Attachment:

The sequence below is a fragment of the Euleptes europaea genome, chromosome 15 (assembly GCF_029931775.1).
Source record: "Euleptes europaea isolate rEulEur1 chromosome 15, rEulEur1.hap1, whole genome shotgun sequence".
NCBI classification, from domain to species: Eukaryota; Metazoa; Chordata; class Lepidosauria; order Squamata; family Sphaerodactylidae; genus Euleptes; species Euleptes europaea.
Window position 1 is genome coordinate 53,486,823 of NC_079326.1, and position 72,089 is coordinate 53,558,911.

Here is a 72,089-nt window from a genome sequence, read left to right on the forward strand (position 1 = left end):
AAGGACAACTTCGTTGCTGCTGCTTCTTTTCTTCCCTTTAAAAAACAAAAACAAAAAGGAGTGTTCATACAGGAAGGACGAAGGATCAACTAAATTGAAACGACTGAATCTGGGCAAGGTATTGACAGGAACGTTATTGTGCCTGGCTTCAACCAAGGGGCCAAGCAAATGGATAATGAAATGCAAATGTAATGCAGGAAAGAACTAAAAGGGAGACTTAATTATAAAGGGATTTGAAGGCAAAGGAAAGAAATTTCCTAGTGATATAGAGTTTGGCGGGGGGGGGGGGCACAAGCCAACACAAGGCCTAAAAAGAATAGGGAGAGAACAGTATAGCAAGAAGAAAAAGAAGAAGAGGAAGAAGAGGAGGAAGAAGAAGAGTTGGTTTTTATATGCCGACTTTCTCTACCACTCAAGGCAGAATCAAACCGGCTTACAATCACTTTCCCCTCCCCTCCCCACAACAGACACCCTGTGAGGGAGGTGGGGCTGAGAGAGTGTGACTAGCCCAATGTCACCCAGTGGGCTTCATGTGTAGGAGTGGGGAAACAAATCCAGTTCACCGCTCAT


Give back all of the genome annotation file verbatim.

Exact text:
The sequence below is a fragment of the Euleptes europaea genome, chromosome 15 (assembly GCF_029931775.1).
Source record: "Euleptes europaea isolate rEulEur1 chromosome 15, rEulEur1.hap1, whole genome shotgun sequence".
NCBI classification, from domain to species: Eukaryota; Metazoa; Chordata; class Lepidosauria; order Squamata; family Sphaerodactylidae; genus Euleptes; species Euleptes europaea.
Window position 1 is genome coordinate 53,486,823 of NC_079326.1, and position 72,089 is coordinate 53,558,911.

Here is a 72,089-nt window from a genome sequence, read left to right on the forward strand (position 1 = left end):
AAGGACAACTTCGTTGCTGCTGCTTCTTTTCTTCCCTTTAAAAAACAAAAACAAAAAGGAGTGTTCATACAGGAAGGACGAAGGATCAACTAAATTGAAACGACTGAATCTGGGCAAGGTATTGACAGGAACGTTATTGTGCCTGGCTTCAACCAAGGGGCCAAGCAAATGGATAATGAAATGCAAATGTAATGCAGGAAAGAACTAAAAGGGAGACTTAATTATAAAGGGATTTGAAGGCAAAGGAAAGAAATTTCCTAGTGATATAGAGTTTGGCGGGGGGGGGGGGCACAAGCCAACACAAGGCCTAAAAAGAATAGGGAGAGAACAGTATAGCAAGAAGAAAAAGAAGAAGAGGAAGAAGAGGAGGAAGAAGAAGAGTTGGTTTTTATATGCCGACTTTCTCTACCACTCAAGGCAGAATCAAACCGGCTTACAATCACTTTCCCCTCCCCTCCCCACAACAGACACCCTGTGAGGGAGGTGGGGCTGAGAGAGTGTGACTAGCCCAATGTCACCCAGTGGGCTTCATGTGTAGGAGTGGGGAAACAAATCCAGTTCACCGCTCAT